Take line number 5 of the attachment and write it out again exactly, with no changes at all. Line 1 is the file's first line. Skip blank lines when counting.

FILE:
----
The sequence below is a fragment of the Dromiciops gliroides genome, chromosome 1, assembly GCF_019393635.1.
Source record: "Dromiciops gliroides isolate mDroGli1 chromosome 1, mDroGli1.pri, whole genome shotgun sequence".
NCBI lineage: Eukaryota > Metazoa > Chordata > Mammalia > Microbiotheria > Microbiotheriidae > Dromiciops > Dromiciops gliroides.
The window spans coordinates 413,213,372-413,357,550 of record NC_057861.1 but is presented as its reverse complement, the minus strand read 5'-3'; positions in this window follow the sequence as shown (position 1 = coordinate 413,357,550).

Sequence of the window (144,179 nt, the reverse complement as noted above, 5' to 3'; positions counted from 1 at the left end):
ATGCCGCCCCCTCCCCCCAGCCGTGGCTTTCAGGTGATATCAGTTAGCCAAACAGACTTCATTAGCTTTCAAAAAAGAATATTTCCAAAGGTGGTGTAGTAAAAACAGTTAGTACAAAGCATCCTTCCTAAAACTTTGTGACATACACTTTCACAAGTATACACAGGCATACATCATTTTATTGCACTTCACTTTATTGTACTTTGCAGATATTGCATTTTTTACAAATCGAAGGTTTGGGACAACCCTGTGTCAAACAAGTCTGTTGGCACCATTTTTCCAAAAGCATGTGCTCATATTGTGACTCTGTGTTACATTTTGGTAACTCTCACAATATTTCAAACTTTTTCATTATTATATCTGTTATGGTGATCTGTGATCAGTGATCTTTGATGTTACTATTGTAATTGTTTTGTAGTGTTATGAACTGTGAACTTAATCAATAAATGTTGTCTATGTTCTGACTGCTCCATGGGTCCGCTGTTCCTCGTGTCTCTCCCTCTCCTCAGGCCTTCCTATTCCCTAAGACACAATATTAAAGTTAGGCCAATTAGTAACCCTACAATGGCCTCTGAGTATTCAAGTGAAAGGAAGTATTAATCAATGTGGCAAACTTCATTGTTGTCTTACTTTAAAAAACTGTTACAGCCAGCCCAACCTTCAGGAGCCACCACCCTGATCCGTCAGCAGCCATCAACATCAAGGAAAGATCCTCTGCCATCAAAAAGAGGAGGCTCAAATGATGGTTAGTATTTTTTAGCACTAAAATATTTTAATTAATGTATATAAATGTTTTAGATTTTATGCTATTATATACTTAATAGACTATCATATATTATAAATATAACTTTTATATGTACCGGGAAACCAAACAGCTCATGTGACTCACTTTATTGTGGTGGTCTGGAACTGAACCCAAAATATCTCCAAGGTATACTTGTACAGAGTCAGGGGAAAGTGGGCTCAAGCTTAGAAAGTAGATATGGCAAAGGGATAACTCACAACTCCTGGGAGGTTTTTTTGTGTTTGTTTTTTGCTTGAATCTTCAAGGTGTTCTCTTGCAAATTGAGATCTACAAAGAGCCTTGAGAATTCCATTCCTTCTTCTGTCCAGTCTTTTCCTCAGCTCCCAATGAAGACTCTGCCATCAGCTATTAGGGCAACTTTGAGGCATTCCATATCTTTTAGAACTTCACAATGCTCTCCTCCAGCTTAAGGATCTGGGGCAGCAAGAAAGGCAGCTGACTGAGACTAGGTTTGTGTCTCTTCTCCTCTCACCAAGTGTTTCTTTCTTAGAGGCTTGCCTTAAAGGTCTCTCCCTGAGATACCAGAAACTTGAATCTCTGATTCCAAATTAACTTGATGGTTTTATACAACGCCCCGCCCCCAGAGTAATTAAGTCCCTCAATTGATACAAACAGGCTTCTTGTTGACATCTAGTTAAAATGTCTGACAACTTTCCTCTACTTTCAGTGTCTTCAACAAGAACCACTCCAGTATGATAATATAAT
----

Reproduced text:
Sequence of the window (144,179 nt, the reverse complement as noted above, 5' to 3'; positions counted from 1 at the left end):